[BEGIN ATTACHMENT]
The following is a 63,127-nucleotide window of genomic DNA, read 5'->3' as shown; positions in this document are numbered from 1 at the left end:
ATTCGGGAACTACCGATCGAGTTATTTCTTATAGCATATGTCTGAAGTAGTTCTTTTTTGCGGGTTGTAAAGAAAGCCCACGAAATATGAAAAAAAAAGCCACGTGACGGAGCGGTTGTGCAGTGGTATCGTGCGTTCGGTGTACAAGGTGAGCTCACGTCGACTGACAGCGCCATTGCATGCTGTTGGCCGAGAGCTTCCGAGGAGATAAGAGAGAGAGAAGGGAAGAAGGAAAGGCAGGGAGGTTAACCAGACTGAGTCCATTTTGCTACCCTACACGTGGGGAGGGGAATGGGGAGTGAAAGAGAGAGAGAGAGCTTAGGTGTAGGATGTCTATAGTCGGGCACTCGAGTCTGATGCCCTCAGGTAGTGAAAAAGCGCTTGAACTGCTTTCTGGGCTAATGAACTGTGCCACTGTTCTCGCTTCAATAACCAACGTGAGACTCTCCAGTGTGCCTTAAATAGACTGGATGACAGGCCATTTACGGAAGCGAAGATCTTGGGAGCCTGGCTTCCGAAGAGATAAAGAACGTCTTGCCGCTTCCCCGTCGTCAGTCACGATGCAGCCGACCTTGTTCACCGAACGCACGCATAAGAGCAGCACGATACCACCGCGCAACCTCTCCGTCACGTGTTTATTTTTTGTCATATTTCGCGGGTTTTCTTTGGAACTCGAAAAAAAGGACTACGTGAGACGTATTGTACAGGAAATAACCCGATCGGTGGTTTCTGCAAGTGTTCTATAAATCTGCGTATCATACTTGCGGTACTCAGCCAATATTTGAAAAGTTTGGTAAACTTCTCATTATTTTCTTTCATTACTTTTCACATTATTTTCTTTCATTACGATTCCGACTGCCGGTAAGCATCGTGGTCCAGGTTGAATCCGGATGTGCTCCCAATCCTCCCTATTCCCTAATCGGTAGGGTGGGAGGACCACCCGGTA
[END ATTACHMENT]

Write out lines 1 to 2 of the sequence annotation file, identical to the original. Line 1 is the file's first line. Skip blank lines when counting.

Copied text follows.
The following is a 63,127-nucleotide window of genomic DNA, read 5'->3' as shown; positions in this document are numbered from 1 at the left end:
ATTCGGGAACTACCGATCGAGTTATTTCTTATAGCATATGTCTGAAGTAGTTCTTTTTTGCGGGTTGTAAAGAAAGCCCACGAAATATGAAAAAAAAAGCCACGTGACGGAGCGGTTGTGCAGTGGTATCGTGCGTTCGGTGTACAAGGTGAGCTCACGTCGACTGACAGCGCCATTGCATGCTGTTGGCCGAGAGCTTCCGAGGAGATAAGAGAGAGAGAAGGGAAGAAGGAAAGGCAGGGAGGTTAACCAGACTGAGTCCATTTTGCTACCCTACACGTGGGGAGGGGAATGGGGAGTGAAAGAGAGAGAGAGAGCTTAGGTGTAGGATGTCTATAGTCGGGCACTCGAGTCTGATGCCCTCAGGTAGTGAAAAAGCGCTTGAACTGCTTTCTGGGCTAATGAACTGTGCCACTGTTCTCGCTTCAATAACCAACGTGAGACTCTCCAGTGTGCCTTAAATAGACTGGATGACAGGCCATTTACGGAAGCGAAGATCTTGGGAGCCTGGCTTCCGAAGAGATAAAGAACGTCTTGCCGCTTCCCCGTCGTCAGTCACGATGCAGCCGACCTTGTTCACCGAACGCACGCATAAGAGCAGCACGATACCACCGCGCAACCTCTCCGTCACGTGTTTATTTTTTGTCATATTTCGCGGGTTTTCTTTGGAACTCGAAAAAAAGGACTACGTGAGACGTATTGTACAGGAAATAACCCGATCGGTGGTTTCTGCAAGTGTTCTATAAATCTGCGTATCATACTTGCGGTACTCAGCCAATATTTGAAAAGTTTGGTAAACTTCTCATTATTTTCTTTCATTACTTTTCACATTATTTTCTTTCATTACGATTCCGACTGCCGGTAAGCATCGTGGTCCAGGTTGAATCCGGATGTGCTCCCAATCCTCCCTATTCCCTAATCGGTAGGGTGGGAGGACCACCCGGTA